Multifamily housing has been an appealing asset class for decades, and especially since the Global Financial Crisis threw a wave of former homeowners into the rental market in 2008-09. In recent years, however, the sector has threatened to be a victim of its own success. New development has been robust (though demand has usually exceeded it so far), and as with most types of yield-oriented assets, investors have been paying sky-high valuations as cap rates have gone well below historical averages and even pre-GFC bubble figures. This leaves many wondering how much future potential the sector has within this business cycle. (Or, in real estate cliché terminology: what inning is this for multi-family?)
But not all slices of the multifamily segment are subject to the same market forces, and we see one particular niche – workforce housing – that is likely to benefit over the long term from a confluence of favorable fundamentals.
Workforce housing can have a broader connotation, but it usually refers to a lesser-known portion of the multi-family segment that occupies a position just above “affordable housing.” It’s intended for households making an annual income that is around the national median for renters, which is about $33,000. While “affordable housing” typically involves some sort of government subsidy, either for the developer or the tenant, workforce housing does not. When done properly, workforce housing can provide quality yet affordable housing to the masses.
Historically, Workforce Rents and Occupancy Have Outperformed “Class A”
Outward appearances may favor Class A multifamily, but workforce housing historically has actually performed as well as or better than its upscale counterpart. In fact, we have found that despite having a lower-income tenant, workforce housing achieves the same or better long-term rent growth and greater occupancy resiliency.
And in the current market, this stability and performance is available at relatively more attractive cap rates. While Class A multi-family is selling at cap rates of 4.5-5.0%, cap rates for workforce housing properties average at least 100 points higher, despite having a more resilient income stream.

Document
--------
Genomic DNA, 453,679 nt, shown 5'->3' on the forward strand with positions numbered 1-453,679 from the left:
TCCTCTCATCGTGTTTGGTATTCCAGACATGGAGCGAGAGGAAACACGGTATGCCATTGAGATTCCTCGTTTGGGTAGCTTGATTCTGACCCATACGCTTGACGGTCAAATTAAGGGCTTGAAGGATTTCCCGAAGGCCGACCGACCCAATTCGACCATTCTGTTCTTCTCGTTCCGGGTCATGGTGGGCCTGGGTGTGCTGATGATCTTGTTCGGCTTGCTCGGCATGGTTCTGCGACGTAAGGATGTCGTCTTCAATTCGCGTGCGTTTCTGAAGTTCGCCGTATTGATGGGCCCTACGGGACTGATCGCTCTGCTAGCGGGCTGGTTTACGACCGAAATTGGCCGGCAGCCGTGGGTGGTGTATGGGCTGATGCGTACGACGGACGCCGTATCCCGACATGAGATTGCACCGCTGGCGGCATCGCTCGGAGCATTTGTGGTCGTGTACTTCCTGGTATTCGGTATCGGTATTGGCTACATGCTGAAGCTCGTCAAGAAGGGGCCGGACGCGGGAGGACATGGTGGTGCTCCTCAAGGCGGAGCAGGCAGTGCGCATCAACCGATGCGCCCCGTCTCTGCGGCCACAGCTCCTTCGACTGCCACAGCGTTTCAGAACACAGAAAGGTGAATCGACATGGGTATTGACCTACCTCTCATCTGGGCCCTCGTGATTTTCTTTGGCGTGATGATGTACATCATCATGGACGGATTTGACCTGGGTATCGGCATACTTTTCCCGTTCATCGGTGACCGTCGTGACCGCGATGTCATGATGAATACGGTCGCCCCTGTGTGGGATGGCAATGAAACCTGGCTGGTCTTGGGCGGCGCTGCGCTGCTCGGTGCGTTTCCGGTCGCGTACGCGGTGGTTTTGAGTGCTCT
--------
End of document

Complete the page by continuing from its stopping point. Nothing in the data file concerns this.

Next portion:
Looking ahead, three fundamental factors make this market segment attractive
1. Demand Should Remain Steady
Higher-income Class A tenants are apt at some point to consider a home purchase, plus many Class A renters are aspirational renters, spending way more than 30% of their income on rent. Real wage growth for the working class is likely to remain tepid. So, barring a lowering of interest rates or a loosening of lending standards, demand for single-family housing from this middle segment of the market will be limited, and the supply of tenants for workforce housing should remain steady. Given that historically low interest rates have not expanded the homeownership rate despite years of economic recovery, plus strong demographic trends driving rental demand, we believe the forward outlook is defensible in the long-term.
2. Supply Is Constrained
Because of the economics of rental property, construction of new workforce housing will in many cases not be economically viable. Assuming that housing costs account for about 30% of household income, which is standard in most markets, households making $35,000 per year can afford to pay rent of $875 per month. Even those making the national median income of $51,000 per year, can afford only $1,275 per month.